Photo caption: Chancellor James Schmidt delivered his state-of-the-university address both virtually and to a masked and physically distanced gathering in Zorn Arena. (Bill Hoepner photo)
The University of Wisconsin-Eau Claire’s resolve in the fight against COVID-19 during the past year demonstrated the impact the university has on the public good, Chancellor James Schmidt told faculty and staff during his annual Blugold Breakfast and academic year opening message on Aug. 24.
In his annual state-of-the-university message delivered both virtually and to a masked and physically distanced gathering in Zorn Arena, Schmidt said a collaboration among UW-Eau Claire – especially nursing faculty and students – and its many partners made the university “the nexus for community health and education in the Chippewa Valley and Rice Lake.”
More than 15,000 COVID-19 vaccines were administered in Zorn Arena and at UW-Eau Claire’s drive-thru site in the past four months.
“Thanks to federal support, partnership with our health departments and your volunteer hours,” Schmidt told faculty and staff, “we were able to offer comprehensive community testing, open our doors to safe instruction and provide communitywide vaccinations, a role that only an institution such as ours could have provided.”
Faculty and staff helped create a unique Blugold experience for students during the 2020-21 academic year. Schmidt said faculty and staff made sacrifices and performed “daily innovations” to find solutions to challenges caused by the pandemic that the university never had faced before.
“I thank every one of you from the bottom of my heart for all you did so we could continue to be a beacon in a dark world for so many of our students,” Schmidt said.
During his message, Schmidt said the university is looking beyond the pandemic to a bigger and bolder future for UW-Eau Claire in 2025. The chancellor said UW-Eau Claire has created a collective vision for the future “that has audacity at its heart.”
“In a nutshell, our 2025 plan asks us to find ways to distinguish ourselves nationally for the innovation and excellence that has always defined us,” Schmidt said.
The university will make equity, diversity and inclusion a defining focus for learning, research and community life, Schmidt said. UW-Eau Claire will elevate undergraduate research and sustainability as core to the Blugold experience.
Schmidt recalled that during his inauguration as UW-Eau Claire’s chancellor eight years ago, he spoke about the public good, audacity and joy. Those themes remain important today, the chancellor said.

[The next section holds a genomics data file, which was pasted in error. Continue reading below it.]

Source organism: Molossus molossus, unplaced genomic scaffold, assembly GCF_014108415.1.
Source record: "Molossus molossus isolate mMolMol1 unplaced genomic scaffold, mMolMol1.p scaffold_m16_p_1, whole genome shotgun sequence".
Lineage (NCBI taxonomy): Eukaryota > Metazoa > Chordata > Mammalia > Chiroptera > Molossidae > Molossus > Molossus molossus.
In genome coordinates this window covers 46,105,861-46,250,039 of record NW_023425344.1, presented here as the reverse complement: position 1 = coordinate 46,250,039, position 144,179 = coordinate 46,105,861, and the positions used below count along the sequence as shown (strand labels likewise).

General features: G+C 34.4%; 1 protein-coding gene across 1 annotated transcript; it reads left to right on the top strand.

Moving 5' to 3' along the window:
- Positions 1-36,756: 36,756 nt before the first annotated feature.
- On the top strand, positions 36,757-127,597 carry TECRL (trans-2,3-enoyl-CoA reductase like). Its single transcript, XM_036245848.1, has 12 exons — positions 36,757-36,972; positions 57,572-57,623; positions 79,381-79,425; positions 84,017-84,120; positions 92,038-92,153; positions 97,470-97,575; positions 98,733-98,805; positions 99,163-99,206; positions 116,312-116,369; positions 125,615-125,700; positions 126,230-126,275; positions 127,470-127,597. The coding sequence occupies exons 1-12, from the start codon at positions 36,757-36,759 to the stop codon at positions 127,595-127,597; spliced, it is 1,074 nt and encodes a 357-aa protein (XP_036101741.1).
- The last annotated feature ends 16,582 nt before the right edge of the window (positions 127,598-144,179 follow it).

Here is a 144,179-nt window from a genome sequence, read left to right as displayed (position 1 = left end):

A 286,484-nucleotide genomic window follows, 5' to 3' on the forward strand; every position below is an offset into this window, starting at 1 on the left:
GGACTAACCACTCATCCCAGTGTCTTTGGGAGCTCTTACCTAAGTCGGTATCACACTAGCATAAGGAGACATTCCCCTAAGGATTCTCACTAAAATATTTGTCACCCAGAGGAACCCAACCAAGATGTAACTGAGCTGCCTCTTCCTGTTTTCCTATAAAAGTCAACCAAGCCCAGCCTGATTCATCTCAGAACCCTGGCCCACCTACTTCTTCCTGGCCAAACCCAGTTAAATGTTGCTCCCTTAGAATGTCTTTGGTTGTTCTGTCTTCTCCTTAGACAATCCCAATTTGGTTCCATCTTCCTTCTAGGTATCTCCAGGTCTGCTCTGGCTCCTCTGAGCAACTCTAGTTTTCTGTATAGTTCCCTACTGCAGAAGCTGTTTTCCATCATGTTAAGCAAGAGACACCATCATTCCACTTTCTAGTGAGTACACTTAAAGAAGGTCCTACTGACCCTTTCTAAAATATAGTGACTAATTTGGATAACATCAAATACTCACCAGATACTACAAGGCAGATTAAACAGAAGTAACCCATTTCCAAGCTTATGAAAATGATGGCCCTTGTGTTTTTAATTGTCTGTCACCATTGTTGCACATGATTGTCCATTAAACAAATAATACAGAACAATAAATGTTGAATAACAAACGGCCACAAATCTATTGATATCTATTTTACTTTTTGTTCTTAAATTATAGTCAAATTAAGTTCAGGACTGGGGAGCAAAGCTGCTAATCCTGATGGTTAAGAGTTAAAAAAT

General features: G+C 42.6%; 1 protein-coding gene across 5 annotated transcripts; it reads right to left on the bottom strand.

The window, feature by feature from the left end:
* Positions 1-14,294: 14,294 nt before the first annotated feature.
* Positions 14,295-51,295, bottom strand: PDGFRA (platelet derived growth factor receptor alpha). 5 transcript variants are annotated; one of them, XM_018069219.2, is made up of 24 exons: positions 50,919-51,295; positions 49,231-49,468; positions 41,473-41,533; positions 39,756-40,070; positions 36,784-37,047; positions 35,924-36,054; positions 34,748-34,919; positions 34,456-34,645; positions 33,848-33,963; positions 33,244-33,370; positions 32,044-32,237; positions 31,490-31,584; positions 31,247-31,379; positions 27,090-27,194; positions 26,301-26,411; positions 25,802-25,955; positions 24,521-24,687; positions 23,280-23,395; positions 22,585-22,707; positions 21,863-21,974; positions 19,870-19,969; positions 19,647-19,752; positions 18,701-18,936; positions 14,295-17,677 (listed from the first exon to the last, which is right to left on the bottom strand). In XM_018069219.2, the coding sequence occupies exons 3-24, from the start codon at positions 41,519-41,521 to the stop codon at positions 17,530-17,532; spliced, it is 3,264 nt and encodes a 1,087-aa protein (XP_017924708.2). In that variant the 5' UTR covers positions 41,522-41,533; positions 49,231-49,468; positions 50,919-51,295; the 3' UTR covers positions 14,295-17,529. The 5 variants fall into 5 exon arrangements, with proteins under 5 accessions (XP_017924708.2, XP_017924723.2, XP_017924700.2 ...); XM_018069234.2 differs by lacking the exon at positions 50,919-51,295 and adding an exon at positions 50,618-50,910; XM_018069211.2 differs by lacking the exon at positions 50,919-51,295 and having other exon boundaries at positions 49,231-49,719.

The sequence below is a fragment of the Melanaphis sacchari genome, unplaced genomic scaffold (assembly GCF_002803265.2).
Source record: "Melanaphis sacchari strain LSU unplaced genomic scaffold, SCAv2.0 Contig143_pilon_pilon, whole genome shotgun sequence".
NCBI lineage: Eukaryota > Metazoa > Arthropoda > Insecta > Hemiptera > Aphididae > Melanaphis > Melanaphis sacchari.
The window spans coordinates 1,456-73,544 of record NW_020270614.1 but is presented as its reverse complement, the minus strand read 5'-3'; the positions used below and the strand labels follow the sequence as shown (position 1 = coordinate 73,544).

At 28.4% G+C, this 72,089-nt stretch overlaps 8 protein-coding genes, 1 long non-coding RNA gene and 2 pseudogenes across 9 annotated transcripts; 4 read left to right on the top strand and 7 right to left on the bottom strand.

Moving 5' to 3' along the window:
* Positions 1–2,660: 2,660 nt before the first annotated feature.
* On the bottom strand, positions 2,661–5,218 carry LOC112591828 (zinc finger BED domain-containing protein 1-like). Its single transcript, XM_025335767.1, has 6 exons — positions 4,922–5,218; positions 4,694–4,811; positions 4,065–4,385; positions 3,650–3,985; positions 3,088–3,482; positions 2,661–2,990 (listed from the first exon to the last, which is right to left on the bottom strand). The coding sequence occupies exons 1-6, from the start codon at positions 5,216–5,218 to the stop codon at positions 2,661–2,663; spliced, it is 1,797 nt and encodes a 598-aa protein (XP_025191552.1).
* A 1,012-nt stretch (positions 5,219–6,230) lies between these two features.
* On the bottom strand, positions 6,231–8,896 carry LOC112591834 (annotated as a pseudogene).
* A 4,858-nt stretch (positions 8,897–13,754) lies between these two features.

UW-Eau Claire will have a continuing role serving the public good by helping to keep the region and university community healthy and safe, Schmidt said.
The university needs to think and act with audacity to ensure students have everything they need to obtain a world-class Blugold education, the chancellor said.
“Every student we admit has demonstrated the ability to succeed with us,” Schmidt said. “It is our moral duty to do all we can to help every one of our students find their place here, become engaged and to accomplish all they can. To do that in a meaningful way, we must be much more creative about how we foster a sense of belonging and help them find their passion – one student at a time.”
Schmidt said that as demographics shift, UW-Eau Claire will look beyond its borders to find new students to enable the university to continue to grow. The university will carve out new areas of distinction and bring national awareness to what is happening at UW-Eau Claire.
“We need you to step up to make a difference and to tackle big ideas,” Schmidt told faculty and staff. “We can be audacious and hold our own as a university for the future.”
The chancellor also recognized winners of the university's 2021 excellence awards: Dr. Rose-Marie Avin, professor of economics and director of the Women’s, Gender and Sexuality Studies program; Dr. Pam Forman, professor and chair of the sociology department and faculty member in the Office of Research and Sponsored Programs; Dr. Sanchita Hati, professor of chemistry and biochemistry; Rob Mattison, senior information systems and technology services videographer in Learning and Technology Services; Signe Matson, lead academic advisor in the Advising, Retention and Career Center; Dr. Heather Ann Moody, associate professor of American Indian studies; Dr. Jeanette Olsen, assistant professor and director of assessment and evaluation in the College of Nursing and Health Sciences; and Kris Presler, professor of mathematics.